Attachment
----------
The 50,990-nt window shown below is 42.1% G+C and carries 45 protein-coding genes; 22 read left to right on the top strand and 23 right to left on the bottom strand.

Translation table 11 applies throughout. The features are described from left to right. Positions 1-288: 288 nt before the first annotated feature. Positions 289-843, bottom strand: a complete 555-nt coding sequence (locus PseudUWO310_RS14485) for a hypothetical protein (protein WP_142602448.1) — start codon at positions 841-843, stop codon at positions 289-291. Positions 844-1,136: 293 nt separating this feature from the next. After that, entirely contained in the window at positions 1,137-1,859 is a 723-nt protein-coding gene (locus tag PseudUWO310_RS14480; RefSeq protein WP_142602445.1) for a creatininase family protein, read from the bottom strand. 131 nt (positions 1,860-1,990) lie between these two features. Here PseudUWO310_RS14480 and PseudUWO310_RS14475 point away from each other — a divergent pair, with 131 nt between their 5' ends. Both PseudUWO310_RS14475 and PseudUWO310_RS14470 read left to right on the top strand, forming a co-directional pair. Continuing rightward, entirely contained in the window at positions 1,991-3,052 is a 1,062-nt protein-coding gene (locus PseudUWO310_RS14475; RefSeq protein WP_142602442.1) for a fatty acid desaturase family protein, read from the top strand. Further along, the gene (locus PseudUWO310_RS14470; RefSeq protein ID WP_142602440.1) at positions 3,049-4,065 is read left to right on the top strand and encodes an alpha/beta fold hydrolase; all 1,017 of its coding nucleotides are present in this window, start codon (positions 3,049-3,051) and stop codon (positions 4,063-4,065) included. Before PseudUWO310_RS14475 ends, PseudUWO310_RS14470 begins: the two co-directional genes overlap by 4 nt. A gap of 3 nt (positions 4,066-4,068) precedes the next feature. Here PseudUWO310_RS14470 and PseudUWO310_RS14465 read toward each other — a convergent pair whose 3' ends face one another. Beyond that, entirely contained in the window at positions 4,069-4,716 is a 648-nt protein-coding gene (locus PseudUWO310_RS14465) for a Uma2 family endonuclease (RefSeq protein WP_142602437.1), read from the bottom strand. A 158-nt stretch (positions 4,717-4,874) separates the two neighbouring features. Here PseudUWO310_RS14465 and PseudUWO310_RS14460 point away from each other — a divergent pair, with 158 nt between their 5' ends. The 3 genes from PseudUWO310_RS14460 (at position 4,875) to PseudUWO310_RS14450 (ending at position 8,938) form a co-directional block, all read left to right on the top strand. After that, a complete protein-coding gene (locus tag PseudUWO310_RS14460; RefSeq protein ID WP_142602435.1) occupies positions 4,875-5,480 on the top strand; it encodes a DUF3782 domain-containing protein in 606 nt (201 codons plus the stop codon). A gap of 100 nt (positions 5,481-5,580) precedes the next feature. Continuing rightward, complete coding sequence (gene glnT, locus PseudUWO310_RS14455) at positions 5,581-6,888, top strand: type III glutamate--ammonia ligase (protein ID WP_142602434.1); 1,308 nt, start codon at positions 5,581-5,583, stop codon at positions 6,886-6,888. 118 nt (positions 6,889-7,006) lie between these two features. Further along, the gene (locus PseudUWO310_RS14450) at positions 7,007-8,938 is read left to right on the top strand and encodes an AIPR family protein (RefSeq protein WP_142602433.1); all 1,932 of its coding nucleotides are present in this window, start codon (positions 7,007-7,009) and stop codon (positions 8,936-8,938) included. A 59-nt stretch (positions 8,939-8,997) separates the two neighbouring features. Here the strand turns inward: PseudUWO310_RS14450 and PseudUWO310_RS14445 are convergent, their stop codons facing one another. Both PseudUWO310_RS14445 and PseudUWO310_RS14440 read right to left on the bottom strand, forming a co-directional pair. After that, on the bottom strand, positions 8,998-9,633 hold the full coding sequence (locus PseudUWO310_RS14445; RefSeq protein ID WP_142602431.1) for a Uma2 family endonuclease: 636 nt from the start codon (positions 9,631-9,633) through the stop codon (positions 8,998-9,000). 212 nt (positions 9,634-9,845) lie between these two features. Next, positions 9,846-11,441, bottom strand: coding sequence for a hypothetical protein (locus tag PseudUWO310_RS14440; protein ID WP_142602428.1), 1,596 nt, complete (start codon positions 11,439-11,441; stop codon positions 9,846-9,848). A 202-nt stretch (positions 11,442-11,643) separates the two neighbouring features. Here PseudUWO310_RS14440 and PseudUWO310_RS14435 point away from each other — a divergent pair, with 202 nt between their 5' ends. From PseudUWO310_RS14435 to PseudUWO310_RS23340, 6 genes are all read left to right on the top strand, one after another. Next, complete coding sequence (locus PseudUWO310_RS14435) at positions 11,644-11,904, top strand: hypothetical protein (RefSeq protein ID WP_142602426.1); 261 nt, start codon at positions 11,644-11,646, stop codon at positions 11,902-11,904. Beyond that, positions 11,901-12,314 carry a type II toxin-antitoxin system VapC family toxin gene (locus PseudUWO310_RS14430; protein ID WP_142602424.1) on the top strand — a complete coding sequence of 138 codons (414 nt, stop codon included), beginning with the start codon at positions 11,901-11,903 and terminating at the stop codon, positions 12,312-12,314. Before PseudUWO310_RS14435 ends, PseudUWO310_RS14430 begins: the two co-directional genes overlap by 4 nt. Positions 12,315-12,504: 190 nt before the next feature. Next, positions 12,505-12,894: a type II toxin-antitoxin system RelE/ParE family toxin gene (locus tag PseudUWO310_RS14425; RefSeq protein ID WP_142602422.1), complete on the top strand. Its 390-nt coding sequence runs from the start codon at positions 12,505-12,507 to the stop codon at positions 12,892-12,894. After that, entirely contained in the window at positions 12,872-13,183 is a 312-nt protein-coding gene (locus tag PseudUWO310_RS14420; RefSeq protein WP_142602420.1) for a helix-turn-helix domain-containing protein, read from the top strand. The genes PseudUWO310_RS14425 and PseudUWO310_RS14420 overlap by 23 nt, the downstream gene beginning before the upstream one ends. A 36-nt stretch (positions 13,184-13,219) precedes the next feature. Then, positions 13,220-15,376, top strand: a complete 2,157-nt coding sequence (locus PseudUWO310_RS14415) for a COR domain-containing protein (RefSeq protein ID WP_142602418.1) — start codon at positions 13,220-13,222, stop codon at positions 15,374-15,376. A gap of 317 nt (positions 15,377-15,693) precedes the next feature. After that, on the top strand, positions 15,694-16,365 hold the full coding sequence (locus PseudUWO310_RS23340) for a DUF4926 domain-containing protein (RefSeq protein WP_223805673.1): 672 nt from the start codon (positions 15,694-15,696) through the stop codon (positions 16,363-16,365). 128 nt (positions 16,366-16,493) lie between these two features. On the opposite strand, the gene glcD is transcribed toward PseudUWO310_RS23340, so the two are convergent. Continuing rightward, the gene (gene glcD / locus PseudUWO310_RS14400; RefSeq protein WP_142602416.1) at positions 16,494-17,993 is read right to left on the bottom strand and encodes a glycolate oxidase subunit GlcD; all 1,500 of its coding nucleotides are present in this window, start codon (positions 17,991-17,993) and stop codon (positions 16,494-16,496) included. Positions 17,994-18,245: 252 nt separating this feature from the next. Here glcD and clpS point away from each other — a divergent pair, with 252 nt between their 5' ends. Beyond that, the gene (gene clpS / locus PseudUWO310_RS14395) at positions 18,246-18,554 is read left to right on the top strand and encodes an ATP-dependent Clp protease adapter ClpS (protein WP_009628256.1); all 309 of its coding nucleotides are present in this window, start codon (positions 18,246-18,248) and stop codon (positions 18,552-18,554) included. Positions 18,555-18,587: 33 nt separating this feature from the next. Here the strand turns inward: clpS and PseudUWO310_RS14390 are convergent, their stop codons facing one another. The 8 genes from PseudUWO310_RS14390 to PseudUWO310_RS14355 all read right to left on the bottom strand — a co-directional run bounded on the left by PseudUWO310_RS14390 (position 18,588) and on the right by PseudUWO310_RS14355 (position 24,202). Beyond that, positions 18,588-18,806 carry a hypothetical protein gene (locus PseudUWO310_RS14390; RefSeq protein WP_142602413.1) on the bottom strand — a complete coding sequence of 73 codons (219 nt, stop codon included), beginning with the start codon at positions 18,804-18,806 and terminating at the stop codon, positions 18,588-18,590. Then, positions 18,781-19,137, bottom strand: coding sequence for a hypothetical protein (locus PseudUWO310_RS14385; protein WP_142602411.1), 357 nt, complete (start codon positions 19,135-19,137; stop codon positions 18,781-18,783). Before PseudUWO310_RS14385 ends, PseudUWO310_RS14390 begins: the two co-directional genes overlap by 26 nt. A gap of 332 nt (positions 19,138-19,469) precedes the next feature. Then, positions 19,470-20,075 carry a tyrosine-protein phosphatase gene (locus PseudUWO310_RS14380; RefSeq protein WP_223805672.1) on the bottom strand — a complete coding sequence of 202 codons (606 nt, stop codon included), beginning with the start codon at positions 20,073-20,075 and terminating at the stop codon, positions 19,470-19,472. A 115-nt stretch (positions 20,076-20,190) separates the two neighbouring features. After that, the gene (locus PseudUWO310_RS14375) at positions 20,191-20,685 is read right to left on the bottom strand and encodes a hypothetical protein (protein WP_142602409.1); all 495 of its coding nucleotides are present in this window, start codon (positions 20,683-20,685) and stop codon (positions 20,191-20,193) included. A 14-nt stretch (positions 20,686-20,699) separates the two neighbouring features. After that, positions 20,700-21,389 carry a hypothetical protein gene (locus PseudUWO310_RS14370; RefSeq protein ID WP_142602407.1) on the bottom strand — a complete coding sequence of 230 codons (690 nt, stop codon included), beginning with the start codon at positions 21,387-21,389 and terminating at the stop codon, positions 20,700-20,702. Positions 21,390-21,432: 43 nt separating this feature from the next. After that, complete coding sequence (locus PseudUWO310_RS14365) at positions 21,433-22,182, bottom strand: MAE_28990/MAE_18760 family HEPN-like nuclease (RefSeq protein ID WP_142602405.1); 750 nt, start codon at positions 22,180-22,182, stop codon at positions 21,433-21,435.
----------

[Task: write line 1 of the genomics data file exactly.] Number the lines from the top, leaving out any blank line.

The 50,990-nt window shown below is 42.1% G+C and carries 45 protein-coding genes; 22 read left to right on the top strand and 23 right to left on the bottom strand.